Praised by judges as “a blazing book of rage and light,” C+nto & Othered Poems by Joelle Taylor has won the TS Elliot poetry prize for her look at butch lesbian counterculture in the 1990s. This award is the most valuable in British poetry, and the only one judged purely by established poets.
Taylor, an award-winning poet, playwright, author and editor, describes her collection of poems as a memoir set in 1980s and 1990s London that explores “what it means to be butch and a masculine woman, what it means to be lesbian.”
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When asked about the representation of butch lesbians in the mainstream media now, Taylor was scathing. “What representation? I’m sorry, I don’t see any. It’s literally, absolutely nowhere,” she said.
She added that her prize might show the possibility of increased visibility. “It’s a call really to all butch women, trans mascs, non-binary, gender non-conforming, funny-looking men, funny-looking women,” she said. “The butch identity, I feel, is resurfacing.”
“Since writing C+nto, I’ve felt such an extraordinary tenderness from other butches, who I’m sharing space with. It’s that tenderness really that’s at the heart of the writing of the book … Don’t look at the fact that you think we look like men. Look at how we love one another.”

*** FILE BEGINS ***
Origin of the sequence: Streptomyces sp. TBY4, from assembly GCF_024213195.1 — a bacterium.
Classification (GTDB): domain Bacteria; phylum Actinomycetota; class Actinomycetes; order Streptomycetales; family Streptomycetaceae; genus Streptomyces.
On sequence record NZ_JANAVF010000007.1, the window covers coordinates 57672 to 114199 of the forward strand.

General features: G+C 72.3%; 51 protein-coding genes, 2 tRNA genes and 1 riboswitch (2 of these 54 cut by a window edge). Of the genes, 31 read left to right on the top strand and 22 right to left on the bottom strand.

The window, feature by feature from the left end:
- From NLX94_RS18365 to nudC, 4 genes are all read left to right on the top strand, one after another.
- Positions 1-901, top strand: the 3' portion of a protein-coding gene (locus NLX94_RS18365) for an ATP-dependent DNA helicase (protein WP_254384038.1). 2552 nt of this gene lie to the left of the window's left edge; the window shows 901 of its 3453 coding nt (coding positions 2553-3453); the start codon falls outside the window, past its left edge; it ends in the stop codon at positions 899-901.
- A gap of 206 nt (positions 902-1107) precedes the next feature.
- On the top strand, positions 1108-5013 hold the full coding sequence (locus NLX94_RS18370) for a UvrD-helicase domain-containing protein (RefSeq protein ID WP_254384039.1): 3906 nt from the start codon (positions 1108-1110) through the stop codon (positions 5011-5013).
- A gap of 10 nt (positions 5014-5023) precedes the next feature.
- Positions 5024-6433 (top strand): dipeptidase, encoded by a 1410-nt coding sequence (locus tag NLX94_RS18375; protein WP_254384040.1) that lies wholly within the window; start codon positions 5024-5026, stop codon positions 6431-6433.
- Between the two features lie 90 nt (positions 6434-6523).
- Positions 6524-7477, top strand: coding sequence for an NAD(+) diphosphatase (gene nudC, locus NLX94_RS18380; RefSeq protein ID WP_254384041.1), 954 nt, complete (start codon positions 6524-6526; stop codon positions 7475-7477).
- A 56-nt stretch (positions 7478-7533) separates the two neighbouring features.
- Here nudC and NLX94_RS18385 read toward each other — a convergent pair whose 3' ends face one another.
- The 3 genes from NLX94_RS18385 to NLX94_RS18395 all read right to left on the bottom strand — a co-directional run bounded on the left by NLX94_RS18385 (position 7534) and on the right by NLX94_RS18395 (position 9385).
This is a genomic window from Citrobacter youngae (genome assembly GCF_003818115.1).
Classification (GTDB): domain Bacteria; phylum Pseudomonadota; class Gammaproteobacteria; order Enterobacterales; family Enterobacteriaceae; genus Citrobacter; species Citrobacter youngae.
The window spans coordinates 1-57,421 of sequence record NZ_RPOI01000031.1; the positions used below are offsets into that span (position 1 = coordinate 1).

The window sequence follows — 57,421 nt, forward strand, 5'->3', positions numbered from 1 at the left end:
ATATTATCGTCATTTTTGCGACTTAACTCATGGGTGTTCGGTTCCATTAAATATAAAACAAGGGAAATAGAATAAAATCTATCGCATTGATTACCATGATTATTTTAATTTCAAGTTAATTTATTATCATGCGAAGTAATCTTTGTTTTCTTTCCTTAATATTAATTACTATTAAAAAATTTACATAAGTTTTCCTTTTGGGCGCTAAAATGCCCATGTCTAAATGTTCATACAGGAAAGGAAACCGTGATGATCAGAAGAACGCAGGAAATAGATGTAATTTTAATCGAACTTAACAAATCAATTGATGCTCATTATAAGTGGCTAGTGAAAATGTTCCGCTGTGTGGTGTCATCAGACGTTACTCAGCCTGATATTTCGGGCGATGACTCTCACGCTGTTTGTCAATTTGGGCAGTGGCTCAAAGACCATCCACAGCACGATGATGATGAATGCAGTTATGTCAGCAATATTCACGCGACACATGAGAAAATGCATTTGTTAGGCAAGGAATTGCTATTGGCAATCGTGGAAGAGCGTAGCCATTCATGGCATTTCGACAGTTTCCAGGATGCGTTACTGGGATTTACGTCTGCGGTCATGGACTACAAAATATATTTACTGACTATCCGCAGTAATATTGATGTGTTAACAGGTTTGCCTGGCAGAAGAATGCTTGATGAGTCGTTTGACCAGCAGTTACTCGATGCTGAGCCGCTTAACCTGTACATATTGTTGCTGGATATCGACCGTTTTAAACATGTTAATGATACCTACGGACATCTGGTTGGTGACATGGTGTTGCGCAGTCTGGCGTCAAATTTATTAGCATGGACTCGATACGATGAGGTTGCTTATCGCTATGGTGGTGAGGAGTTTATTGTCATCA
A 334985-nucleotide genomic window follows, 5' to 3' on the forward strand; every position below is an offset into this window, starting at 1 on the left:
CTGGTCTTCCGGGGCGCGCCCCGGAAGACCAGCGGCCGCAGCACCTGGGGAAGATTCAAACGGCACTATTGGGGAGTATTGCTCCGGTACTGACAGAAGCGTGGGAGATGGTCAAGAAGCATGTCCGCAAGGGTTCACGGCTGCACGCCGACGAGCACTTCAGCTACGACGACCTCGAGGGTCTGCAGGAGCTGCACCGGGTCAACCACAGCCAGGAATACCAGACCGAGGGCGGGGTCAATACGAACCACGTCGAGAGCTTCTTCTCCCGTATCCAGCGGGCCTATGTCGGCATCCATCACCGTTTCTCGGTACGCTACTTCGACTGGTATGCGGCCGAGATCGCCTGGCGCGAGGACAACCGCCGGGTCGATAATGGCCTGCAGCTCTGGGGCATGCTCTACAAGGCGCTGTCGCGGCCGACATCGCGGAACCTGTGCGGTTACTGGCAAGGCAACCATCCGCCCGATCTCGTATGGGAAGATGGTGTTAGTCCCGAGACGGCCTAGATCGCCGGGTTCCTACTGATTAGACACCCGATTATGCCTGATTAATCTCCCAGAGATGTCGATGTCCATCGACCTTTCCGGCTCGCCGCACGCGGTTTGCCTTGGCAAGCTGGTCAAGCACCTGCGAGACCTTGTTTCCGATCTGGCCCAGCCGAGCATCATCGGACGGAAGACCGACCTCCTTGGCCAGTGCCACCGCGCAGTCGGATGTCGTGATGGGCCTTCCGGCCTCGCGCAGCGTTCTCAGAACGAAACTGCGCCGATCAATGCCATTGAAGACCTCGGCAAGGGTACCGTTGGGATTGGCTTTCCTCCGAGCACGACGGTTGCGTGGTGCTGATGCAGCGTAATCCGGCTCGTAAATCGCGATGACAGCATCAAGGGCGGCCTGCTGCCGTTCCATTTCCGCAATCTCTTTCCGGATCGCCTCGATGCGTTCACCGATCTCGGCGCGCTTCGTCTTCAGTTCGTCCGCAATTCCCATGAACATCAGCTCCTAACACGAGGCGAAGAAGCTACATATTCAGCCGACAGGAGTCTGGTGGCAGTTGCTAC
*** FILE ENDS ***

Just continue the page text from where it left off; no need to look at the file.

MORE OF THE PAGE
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Taylor says her work is intended “both to acknowledge the crimes against the LGBT community and reflect back to a time when we had a greater sense of unity, of self.”
One of the judges, Glyn Maxwell, describes her work as “pretty autobiographical. But then there’s also imaginative renderings of nightlife – of lesbian clubs, some of which are kind of hellish and some of which are heavenly. It’s a really vivid read.”
“There is no part of a butch lesbian that is welcome in this world. It was bad when I was a teenager. It is as bad today,” Taylor writes in her preface.
Taylor is now in the process of developing C+nto & Othered Poems into a theatre production and plans to perform an hour-long solo version at a literary event in Australia in March.